Pismo Beach officials are continuing their efforts to get a flock of pigeons to move on and roost elsewhere.
Pigeons living under the Pismo Beach Pier, which at one point numbered more than 450, have been blamed for water quality problems in the immediate ocean and nearby beach.
The City Council this week approved spending $100,000 on the second phase of a plan to reduce the pigeon population. The first phase, completed last year, blocked some of the nesting sites while repair work was conducted on the pier.
Though poor water quality tests have plagued Pismo Beach for several years, local officials are optimistic that their plans to obstruct roosting areas with blocks of wood will turn the tide.
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“It is going to take some time,” said Public Works Director Dwayne Chisam.
While some birds have moved to areas still accessible to them under the pier, there appears to be a reduced number, he said.City staff is still analyzing data from the county environmental health services’ ocean water sampling to see whether the work has made an impact.
If the latest plans don’t work, there are always other options: using predatory birds to reduce the population, or hand-feeding the pigeons birth control pellets.
In 2007, the council voted to hire a pest-control firm to trap and kill the pigeons, but it changed its mind after protests from the public.
Pismo Beach officials have been trying to improve water quality along their stretch of ocean for several years.
The ocean at the pier has routinely received low grades from the Los Angeles-based group Heal the Bay. Last year, the group’s annual report card found the beach just south of the pier had the county’s worst water quality.
But recent test results are “trending better since they’ve been working to eliminate some of the pigeons,” said Richard Lichtenfels, county supervising environmental health specialist.
In 2010, the results of a three-year study by Cal Poly’s Environmental Biotechnology Institute suggest the birds were the main source of high bacteria levels in surrounding water for a few reasons: the high counts of pigeon droppings near the pier, the number of E. coli strains that match bird fecal sources and a survey of the large number of pigeons counted at the pier.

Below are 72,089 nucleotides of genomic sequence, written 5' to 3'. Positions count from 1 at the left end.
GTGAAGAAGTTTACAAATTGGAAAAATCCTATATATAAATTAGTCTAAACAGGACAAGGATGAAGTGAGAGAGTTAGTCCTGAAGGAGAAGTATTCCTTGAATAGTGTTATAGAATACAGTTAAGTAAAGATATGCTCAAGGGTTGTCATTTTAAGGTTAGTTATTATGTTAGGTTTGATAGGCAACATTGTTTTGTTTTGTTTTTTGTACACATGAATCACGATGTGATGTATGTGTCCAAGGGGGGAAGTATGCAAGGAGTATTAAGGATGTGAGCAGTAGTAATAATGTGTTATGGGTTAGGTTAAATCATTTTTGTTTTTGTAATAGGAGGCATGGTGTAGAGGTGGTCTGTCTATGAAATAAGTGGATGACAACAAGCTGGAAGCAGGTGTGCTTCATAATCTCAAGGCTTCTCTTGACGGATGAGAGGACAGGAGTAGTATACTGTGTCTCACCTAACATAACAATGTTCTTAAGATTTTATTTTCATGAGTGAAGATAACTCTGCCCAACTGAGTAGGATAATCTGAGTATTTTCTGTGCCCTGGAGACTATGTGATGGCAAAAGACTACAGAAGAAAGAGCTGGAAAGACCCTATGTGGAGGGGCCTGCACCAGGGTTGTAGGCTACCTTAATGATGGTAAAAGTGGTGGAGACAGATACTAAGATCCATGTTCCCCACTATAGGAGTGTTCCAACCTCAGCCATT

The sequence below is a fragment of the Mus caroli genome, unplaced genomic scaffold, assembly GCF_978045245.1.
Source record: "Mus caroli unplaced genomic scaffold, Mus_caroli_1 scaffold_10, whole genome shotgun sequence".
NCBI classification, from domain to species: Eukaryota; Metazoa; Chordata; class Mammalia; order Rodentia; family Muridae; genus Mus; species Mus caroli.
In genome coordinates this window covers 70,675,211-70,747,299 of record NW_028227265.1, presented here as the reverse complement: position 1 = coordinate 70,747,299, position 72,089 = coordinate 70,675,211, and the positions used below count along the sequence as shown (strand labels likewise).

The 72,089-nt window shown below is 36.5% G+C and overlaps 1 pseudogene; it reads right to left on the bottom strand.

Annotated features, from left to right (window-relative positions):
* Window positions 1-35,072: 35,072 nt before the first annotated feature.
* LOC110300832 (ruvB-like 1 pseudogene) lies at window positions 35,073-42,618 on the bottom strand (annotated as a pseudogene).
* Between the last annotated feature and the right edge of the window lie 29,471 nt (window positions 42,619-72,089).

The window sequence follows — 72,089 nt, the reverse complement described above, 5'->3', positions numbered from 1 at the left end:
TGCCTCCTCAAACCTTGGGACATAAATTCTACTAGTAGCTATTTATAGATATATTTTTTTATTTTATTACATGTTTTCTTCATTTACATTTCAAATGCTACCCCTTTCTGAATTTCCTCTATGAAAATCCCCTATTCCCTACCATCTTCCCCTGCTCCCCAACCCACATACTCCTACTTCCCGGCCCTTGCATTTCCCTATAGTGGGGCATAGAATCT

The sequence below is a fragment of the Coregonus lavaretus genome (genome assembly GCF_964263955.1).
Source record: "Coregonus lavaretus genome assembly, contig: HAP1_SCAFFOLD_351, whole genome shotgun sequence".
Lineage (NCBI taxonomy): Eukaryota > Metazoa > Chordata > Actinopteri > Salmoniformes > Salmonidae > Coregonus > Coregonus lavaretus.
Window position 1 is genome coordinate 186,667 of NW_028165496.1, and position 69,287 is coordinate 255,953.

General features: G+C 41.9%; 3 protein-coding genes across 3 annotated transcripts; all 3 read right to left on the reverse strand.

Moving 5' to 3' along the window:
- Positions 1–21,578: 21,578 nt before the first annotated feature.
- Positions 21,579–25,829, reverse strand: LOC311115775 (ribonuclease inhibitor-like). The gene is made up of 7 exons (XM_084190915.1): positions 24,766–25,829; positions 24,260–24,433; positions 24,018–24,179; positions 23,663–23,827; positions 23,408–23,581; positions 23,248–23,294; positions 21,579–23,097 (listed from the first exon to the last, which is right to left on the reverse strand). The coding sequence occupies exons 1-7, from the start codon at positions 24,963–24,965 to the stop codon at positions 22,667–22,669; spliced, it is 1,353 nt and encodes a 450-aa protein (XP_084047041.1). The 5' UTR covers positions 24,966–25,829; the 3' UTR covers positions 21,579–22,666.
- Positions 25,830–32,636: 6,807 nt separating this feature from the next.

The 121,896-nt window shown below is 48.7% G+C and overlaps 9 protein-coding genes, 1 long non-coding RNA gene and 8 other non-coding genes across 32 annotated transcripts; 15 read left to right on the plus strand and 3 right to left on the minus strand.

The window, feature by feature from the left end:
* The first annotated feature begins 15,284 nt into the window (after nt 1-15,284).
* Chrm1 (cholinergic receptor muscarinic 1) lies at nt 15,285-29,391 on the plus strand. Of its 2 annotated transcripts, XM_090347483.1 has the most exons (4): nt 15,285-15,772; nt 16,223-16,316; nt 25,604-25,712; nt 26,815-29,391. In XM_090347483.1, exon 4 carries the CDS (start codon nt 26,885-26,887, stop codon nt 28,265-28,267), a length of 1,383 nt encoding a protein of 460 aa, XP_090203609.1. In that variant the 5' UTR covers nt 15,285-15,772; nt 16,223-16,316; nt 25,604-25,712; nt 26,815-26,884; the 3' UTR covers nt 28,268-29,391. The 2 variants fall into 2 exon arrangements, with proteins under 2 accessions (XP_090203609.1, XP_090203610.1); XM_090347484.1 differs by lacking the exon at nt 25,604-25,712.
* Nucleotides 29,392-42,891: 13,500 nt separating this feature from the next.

Other California cities have successfully confronted similar problems, including Oceanside and Santa Monica, the latter of which installed netting under its pier and has since received improved water quality grades from Heal the Bay.
Pismo Beach decided not to install netting because it may need to be replaced in 10 years and, if any part comes loose, could inadvertently trap birds inside.
Instead, starting in March, San Luis Obispo-based R. Burke Corp. will install blocks of wood in gaps just under the pier where pigeons have roosted to keep them from landing there.
Any nests and eggs that are located will be given to a group of local volunteers affiliated with Pacific Wildlife Care, who care for the birds in their own homes and aviaries, said volunteer Johanna Andris.
Last year, the group collected 37 baby pigeons and 62 eggs, though they were unable to save most of the eggs because no one had access to an incubator, Andris said.
She said the city and its contractor worked well with the volunteers and understood their concerns about saving the nestlings.
“It’s unfortunate that we had to disturb the nests, but it’s better than the other things that were proposed,” she said.